Skip navigation

Seminars in Hearing Research (01/12/23) - Alex Francis

Alexander L. Francis (Professor, SLHS) will present "Preliminary findings from a study relating the effects of hearing loss and listening conditions on postural sway to fall risk in older adults" at our next Seminars in Hearing Research at Purdue (SHRP) on January 12th at 1030-1120 in LYLE 1150.

Seminars in Hearing Research (11/17/22) - Eric Rodriguez

Eric Rodriguez (AuD/PhD Student, SLHS) will present "¿Manzanas o Naranjas? [Apples or Oranges?]: Comparing the English & Spanish AzBio Sentences-in-Noise Test Corpora" at our next Seminars in Hearing Research at Purdue (SHRP) on November 17th at 1030-1120 in LYLE 1150.

Barb Shinn-Cunningham presents the 2022 Distinguished M.D. Steer Lecture in SLHS

Thank you to everyone who attended this year's M. D. Steer Distinguished Lecture Series in SLHS this afternoon with guest lecturer Dr. Barbara Shinn-Cunningham. We had a great turnout and thoroughly enjoyed her talk "Why does hearing loss sabotage communication in lively social settings?" Thank you Dr. Shinn-Cunningham for a wonderful lecture this year!

Seminars in Hearing Research (11/3/22) - Sarthak Mangla

Sarthak Mangla (undergraduate student, CS) will present "IndivHear: an Individualized Adaptive Deep Learning-based Hearing Aid" at our next Seminars in Hearing Research at Purdue (SHRP) on November 3rd at 1030-1120 in LYLE 1150.
No upcoming events.

Interdisciplinary Training Program in Auditory Neuroscience (TPAN)

There is a national need to advance the understanding of hearing in both healthy patients and those with various causes of hearing loss. The objective of this training program is to train the next generation of faculty who could populate colleges of science, engineering, and health sciences, as well as to send graduates into industry prepared to work toward creative solutions for treating hearing loss.

Specifically, in order to advance auditory neuroscience training, this graduate program leverages faculty expertise in basic hearing science and technology development, from three Purdue University colleges (Science, Engineering, and Health & Human Sciences) and 5 doctoral admissions programs. Two types of investigators are included in the training program: 10 hearing scientists with focused research programs related to auditory system neuroscience, and 7 technology innovators who are trained in other disciplines (electrical and biomedical engineering).

Collectively and collaboratively, the program will expand knowledge about mechanisms at the molecular, cellular and systems levels that underlie auditory information processing. This fundamental knowledge can then be applied to better understand the changes that lead to pathologies of the auditory system due to damage, disease, aging, and congenital disorders, as well as understanding how hearing evolved and influences behavior and natural selection. Technological approaches to these questions include, but are not limited to, fluorescent sensors to detect purinergic signaling in the intact nervous system, biological implants for neuromodulation, high-resolution four-dimension calcium imaging deep in the mammalian brain, optogenetics and robotics (automated patch-clamping) for brain circuit analysis, and multimodal brain imaging methods.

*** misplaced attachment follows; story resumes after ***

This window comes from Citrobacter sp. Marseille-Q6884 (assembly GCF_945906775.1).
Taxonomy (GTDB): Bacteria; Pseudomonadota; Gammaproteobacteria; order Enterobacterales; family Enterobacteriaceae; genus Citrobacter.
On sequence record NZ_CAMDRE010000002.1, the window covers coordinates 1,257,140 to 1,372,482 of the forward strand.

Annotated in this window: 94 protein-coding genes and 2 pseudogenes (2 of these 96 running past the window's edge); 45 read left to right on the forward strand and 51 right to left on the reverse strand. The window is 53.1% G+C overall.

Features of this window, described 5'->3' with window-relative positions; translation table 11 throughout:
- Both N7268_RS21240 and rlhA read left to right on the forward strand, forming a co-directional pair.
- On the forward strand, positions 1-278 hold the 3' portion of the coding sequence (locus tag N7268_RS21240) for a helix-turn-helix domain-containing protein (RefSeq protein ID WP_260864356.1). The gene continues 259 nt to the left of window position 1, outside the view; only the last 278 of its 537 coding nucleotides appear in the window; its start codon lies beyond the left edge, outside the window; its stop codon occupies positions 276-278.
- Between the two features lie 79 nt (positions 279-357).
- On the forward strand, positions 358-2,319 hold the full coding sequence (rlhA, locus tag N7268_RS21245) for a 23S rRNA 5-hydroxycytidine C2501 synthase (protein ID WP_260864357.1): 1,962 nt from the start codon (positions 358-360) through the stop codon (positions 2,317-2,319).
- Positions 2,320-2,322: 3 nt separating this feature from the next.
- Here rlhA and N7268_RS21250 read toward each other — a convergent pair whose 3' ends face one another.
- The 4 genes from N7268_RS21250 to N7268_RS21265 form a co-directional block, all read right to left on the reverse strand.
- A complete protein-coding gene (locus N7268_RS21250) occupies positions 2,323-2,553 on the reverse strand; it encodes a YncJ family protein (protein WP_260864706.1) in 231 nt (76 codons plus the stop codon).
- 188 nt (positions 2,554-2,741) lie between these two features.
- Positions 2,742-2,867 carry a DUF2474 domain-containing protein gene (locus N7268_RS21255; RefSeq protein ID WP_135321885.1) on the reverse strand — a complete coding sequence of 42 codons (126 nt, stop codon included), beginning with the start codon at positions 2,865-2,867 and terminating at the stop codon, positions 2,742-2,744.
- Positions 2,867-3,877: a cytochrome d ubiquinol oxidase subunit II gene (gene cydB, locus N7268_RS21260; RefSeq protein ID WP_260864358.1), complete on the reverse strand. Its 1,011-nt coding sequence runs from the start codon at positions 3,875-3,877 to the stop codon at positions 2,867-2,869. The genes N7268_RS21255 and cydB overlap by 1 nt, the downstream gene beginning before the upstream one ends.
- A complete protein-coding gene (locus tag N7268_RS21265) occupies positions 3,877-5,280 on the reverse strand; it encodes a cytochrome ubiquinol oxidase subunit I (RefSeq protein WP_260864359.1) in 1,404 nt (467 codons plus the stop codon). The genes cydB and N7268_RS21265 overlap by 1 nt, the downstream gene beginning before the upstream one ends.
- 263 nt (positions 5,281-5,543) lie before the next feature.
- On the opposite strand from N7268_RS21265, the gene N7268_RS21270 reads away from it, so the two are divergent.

This training program is unique in that it is specifically designed to serve students with undergraduate degrees in the disparate disciplines of life science, physical science or engineering, and merge them into a unified cohort focused on auditory neuroscience. Students will be selected for a 2-year term on the training grant, beginning at the start of their second (or third) year. The training curriculum includes 4 core courses (one each in neuroscience, the auditory periphery, central/perceptual aspects of hearing, and signal processing), several recommended courses (e.g., in neurosurgery or neuroscience), a weekly Hearing Science seminar series, and yearly attendance at extramural hearing-related courses and/or auditory neuroscience conferences. In addition to administrative support for the program, the Purdue Institute for Integrative Neuroscience will provide students with additional resources, such as supervised grant writing, hands-on training in animal behavior and human stem cells, annual neuroscience retreats, and access to in-house competitions for travel grants and pilot funding for collaborative projects. Further, this program builds on Purdue’s extensive history in training graduate students in collaborative research (particularly in hearing science and technology development), and preparing these students for successful research careers in academia, industry and the clinic.